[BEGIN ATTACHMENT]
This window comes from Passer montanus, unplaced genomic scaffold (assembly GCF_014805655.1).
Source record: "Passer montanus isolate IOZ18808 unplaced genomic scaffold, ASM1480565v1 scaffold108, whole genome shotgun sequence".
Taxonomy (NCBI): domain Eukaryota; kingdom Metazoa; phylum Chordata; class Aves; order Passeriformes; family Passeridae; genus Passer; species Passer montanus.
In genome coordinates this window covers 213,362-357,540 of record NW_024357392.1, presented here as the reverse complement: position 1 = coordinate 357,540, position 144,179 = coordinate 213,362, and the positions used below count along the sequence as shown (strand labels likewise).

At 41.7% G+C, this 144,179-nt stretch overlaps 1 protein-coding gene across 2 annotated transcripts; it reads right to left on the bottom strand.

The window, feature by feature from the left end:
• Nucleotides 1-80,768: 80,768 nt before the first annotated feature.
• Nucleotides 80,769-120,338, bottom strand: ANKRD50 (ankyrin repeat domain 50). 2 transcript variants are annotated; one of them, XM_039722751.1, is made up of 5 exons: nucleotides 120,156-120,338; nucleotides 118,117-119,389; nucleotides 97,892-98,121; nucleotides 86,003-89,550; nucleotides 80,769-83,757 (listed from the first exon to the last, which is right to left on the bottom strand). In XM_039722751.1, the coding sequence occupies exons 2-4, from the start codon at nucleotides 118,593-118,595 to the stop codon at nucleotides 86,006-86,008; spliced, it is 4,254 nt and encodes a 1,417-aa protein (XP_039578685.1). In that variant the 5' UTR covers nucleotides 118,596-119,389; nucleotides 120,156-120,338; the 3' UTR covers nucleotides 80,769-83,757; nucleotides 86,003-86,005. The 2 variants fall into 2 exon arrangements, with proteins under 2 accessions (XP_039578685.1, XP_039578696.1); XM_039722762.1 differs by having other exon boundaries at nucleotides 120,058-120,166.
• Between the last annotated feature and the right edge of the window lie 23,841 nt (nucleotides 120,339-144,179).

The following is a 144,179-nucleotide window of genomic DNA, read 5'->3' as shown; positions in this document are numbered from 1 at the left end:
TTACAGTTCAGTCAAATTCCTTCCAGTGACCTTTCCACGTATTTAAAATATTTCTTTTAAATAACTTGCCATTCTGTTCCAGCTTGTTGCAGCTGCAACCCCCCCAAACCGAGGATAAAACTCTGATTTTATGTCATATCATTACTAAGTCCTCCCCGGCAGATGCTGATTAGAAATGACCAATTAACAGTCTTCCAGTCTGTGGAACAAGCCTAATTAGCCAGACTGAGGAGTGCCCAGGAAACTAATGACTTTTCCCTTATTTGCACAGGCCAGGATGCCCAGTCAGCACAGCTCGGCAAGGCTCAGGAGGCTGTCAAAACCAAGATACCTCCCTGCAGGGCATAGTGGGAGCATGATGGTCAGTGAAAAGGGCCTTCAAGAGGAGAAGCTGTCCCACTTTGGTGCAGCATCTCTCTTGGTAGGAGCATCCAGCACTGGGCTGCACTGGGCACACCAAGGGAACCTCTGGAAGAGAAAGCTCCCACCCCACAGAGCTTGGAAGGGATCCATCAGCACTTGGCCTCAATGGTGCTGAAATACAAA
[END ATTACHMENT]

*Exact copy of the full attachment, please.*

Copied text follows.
This window comes from Passer montanus, unplaced genomic scaffold (assembly GCF_014805655.1).
Source record: "Passer montanus isolate IOZ18808 unplaced genomic scaffold, ASM1480565v1 scaffold108, whole genome shotgun sequence".
Taxonomy (NCBI): domain Eukaryota; kingdom Metazoa; phylum Chordata; class Aves; order Passeriformes; family Passeridae; genus Passer; species Passer montanus.
In genome coordinates this window covers 213,362-357,540 of record NW_024357392.1, presented here as the reverse complement: position 1 = coordinate 357,540, position 144,179 = coordinate 213,362, and the positions used below count along the sequence as shown (strand labels likewise).

At 41.7% G+C, this 144,179-nt stretch overlaps 1 protein-coding gene across 2 annotated transcripts; it reads right to left on the bottom strand.

The window, feature by feature from the left end:
• Nucleotides 1-80,768: 80,768 nt before the first annotated feature.
• Nucleotides 80,769-120,338, bottom strand: ANKRD50 (ankyrin repeat domain 50). 2 transcript variants are annotated; one of them, XM_039722751.1, is made up of 5 exons: nucleotides 120,156-120,338; nucleotides 118,117-119,389; nucleotides 97,892-98,121; nucleotides 86,003-89,550; nucleotides 80,769-83,757 (listed from the first exon to the last, which is right to left on the bottom strand). In XM_039722751.1, the coding sequence occupies exons 2-4, from the start codon at nucleotides 118,593-118,595 to the stop codon at nucleotides 86,006-86,008; spliced, it is 4,254 nt and encodes a 1,417-aa protein (XP_039578685.1). In that variant the 5' UTR covers nucleotides 118,596-119,389; nucleotides 120,156-120,338; the 3' UTR covers nucleotides 80,769-83,757; nucleotides 86,003-86,005. The 2 variants fall into 2 exon arrangements, with proteins under 2 accessions (XP_039578685.1, XP_039578696.1); XM_039722762.1 differs by having other exon boundaries at nucleotides 120,058-120,166.
• Between the last annotated feature and the right edge of the window lie 23,841 nt (nucleotides 120,339-144,179).

The following is a 144,179-nucleotide window of genomic DNA, read 5'->3' as shown; positions in this document are numbered from 1 at the left end:
TTACAGTTCAGTCAAATTCCTTCCAGTGACCTTTCCACGTATTTAAAATATTTCTTTTAAATAACTTGCCATTCTGTTCCAGCTTGTTGCAGCTGCAACCCCCCCAAACCGAGGATAAAACTCTGATTTTATGTCATATCATTACTAAGTCCTCCCCGGCAGATGCTGATTAGAAATGACCAATTAACAGTCTTCCAGTCTGTGGAACAAGCCTAATTAGCCAGACTGAGGAGTGCCCAGGAAACTAATGACTTTTCCCTTATTTGCACAGGCCAGGATGCCCAGTCAGCACAGCTCGGCAAGGCTCAGGAGGCTGTCAAAACCAAGATACCTCCCTGCAGGGCATAGTGGGAGCATGATGGTCAGTGAAAAGGGCCTTCAAGAGGAGAAGCTGTCCCACTTTGGTGCAGCATCTCTCTTGGTAGGAGCATCCAGCACTGGGCTGCACTGGGCACACCAAGGGAACCTCTGGAAGAGAAAGCTCCCACCCCACAGAGCTTGGAAGGGATCCATCAGCACTTGGCCTCAATGGTGCTGAAATACAAA